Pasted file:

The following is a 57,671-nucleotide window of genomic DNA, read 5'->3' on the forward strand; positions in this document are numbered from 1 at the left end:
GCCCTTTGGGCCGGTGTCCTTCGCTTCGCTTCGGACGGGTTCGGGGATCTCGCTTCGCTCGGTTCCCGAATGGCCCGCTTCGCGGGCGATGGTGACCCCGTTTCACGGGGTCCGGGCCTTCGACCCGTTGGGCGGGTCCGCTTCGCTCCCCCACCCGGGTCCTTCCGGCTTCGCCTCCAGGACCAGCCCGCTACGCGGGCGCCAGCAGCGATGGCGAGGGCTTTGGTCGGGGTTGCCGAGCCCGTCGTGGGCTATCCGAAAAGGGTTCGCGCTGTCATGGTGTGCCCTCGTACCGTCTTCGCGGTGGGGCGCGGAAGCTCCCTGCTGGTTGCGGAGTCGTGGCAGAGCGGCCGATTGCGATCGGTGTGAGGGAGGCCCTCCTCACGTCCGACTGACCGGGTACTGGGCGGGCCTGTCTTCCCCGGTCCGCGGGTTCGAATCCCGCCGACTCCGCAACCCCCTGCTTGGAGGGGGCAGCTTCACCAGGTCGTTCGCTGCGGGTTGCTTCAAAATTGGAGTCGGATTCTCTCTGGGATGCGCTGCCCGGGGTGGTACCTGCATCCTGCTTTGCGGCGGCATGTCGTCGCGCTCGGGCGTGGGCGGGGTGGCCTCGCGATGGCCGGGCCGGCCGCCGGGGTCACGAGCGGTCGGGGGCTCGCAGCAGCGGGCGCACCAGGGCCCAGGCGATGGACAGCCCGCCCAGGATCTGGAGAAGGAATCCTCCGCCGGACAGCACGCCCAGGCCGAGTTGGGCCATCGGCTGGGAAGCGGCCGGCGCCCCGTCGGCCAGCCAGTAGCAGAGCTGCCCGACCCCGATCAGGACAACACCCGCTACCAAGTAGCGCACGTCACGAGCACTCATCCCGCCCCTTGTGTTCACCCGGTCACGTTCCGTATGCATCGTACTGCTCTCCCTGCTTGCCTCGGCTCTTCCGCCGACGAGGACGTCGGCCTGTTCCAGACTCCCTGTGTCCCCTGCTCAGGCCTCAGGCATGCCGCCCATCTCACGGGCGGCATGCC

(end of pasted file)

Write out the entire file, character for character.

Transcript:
The following is a 57,671-nucleotide window of genomic DNA, read 5'->3' on the forward strand; positions in this document are numbered from 1 at the left end:
GCCCTTTGGGCCGGTGTCCTTCGCTTCGCTTCGGACGGGTTCGGGGATCTCGCTTCGCTCGGTTCCCGAATGGCCCGCTTCGCGGGCGATGGTGACCCCGTTTCACGGGGTCCGGGCCTTCGACCCGTTGGGCGGGTCCGCTTCGCTCCCCCACCCGGGTCCTTCCGGCTTCGCCTCCAGGACCAGCCCGCTACGCGGGCGCCAGCAGCGATGGCGAGGGCTTTGGTCGGGGTTGCCGAGCCCGTCGTGGGCTATCCGAAAAGGGTTCGCGCTGTCATGGTGTGCCCTCGTACCGTCTTCGCGGTGGGGCGCGGAAGCTCCCTGCTGGTTGCGGAGTCGTGGCAGAGCGGCCGATTGCGATCGGTGTGAGGGAGGCCCTCCTCACGTCCGACTGACCGGGTACTGGGCGGGCCTGTCTTCCCCGGTCCGCGGGTTCGAATCCCGCCGACTCCGCAACCCCCTGCTTGGAGGGGGCAGCTTCACCAGGTCGTTCGCTGCGGGTTGCTTCAAAATTGGAGTCGGATTCTCTCTGGGATGCGCTGCCCGGGGTGGTACCTGCATCCTGCTTTGCGGCGGCATGTCGTCGCGCTCGGGCGTGGGCGGGGTGGCCTCGCGATGGCCGGGCCGGCCGCCGGGGTCACGAGCGGTCGGGGGCTCGCAGCAGCGGGCGCACCAGGGCCCAGGCGATGGACAGCCCGCCCAGGATCTGGAGAAGGAATCCTCCGCCGGACAGCACGCCCAGGCCGAGTTGGGCCATCGGCTGGGAAGCGGCCGGCGCCCCGTCGGCCAGCCAGTAGCAGAGCTGCCCGACCCCGATCAGGACAACACCCGCTACCAAGTAGCGCACGTCACGAGCACTCATCCCGCCCCTTGTGTTCACCCGGTCACGTTCCGTATGCATCGTACTGCTCTCCCTGCTTGCCTCGGCTCTTCCGCCGACGAGGACGTCGGCCTGTTCCAGACTCCCTGTGTCCCCTGCTCAGGCCTCAGGCATGCCGCCCATCTCACGGGCGGCATGCC